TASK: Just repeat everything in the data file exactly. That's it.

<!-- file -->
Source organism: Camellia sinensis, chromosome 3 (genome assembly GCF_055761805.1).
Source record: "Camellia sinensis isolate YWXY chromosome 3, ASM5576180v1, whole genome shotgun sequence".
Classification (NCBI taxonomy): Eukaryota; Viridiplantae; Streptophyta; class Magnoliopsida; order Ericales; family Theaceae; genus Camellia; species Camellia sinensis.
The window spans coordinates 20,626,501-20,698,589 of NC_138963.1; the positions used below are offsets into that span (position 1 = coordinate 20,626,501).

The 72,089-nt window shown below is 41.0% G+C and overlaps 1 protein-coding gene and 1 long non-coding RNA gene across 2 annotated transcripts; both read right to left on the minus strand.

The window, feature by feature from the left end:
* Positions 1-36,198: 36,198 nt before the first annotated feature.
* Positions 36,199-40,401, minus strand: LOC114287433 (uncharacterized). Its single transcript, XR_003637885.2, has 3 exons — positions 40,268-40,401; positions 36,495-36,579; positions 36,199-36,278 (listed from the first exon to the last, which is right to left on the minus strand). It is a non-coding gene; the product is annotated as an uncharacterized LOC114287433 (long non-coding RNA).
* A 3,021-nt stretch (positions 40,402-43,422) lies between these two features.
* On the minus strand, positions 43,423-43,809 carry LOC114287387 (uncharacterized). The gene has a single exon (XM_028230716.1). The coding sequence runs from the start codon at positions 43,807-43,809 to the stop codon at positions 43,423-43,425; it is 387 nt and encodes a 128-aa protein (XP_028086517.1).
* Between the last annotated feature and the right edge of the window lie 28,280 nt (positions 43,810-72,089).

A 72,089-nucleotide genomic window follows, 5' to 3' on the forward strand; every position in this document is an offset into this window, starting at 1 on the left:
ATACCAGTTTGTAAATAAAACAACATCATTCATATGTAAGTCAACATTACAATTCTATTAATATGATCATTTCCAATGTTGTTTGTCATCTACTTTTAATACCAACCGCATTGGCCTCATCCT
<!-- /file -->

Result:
Source organism: Camellia sinensis, chromosome 3 (genome assembly GCF_055761805.1).
Source record: "Camellia sinensis isolate YWXY chromosome 3, ASM5576180v1, whole genome shotgun sequence".
Classification (NCBI taxonomy): Eukaryota; Viridiplantae; Streptophyta; class Magnoliopsida; order Ericales; family Theaceae; genus Camellia; species Camellia sinensis.
The window spans coordinates 20,626,501-20,698,589 of NC_138963.1; the positions used below are offsets into that span (position 1 = coordinate 20,626,501).

The 72,089-nt window shown below is 41.0% G+C and overlaps 1 protein-coding gene and 1 long non-coding RNA gene across 2 annotated transcripts; both read right to left on the minus strand.

The window, feature by feature from the left end:
* Positions 1-36,198: 36,198 nt before the first annotated feature.
* Positions 36,199-40,401, minus strand: LOC114287433 (uncharacterized). Its single transcript, XR_003637885.2, has 3 exons — positions 40,268-40,401; positions 36,495-36,579; positions 36,199-36,278 (listed from the first exon to the last, which is right to left on the minus strand). It is a non-coding gene; the product is annotated as an uncharacterized LOC114287433 (long non-coding RNA).
* A 3,021-nt stretch (positions 40,402-43,422) lies between these two features.
* On the minus strand, positions 43,423-43,809 carry LOC114287387 (uncharacterized). The gene has a single exon (XM_028230716.1). The coding sequence runs from the start codon at positions 43,807-43,809 to the stop codon at positions 43,423-43,425; it is 387 nt and encodes a 128-aa protein (XP_028086517.1).
* Between the last annotated feature and the right edge of the window lie 28,280 nt (positions 43,810-72,089).

A 72,089-nucleotide genomic window follows, 5' to 3' on the forward strand; every position in this document is an offset into this window, starting at 1 on the left:
ATACCAGTTTGTAAATAAAACAACATCATTCATATGTAAGTCAACATTACAATTCTATTAATATGATCATTTCCAATGTTGTTTGTCATCTACTTTTAATACCAACCGCATTGGCCTCATCCT